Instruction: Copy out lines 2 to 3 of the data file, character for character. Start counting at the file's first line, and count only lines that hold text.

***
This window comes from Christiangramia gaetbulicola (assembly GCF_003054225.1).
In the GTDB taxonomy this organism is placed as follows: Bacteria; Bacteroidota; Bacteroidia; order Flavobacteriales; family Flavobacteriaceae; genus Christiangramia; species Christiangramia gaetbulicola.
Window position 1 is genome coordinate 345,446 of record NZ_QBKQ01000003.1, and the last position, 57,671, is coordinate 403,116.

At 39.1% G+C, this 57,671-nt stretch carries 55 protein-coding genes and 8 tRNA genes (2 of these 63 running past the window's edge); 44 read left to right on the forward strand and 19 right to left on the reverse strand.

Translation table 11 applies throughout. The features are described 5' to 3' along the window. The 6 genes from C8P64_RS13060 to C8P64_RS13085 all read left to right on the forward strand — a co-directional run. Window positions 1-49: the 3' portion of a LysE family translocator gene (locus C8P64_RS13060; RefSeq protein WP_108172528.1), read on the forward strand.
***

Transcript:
In the GTDB taxonomy this organism is placed as follows: Bacteria; Bacteroidota; Bacteroidia; order Flavobacteriales; family Flavobacteriaceae; genus Christiangramia; species Christiangramia gaetbulicola.
Window position 1 is genome coordinate 345,446 of record NZ_QBKQ01000003.1, and the last position, 57,671, is coordinate 403,116.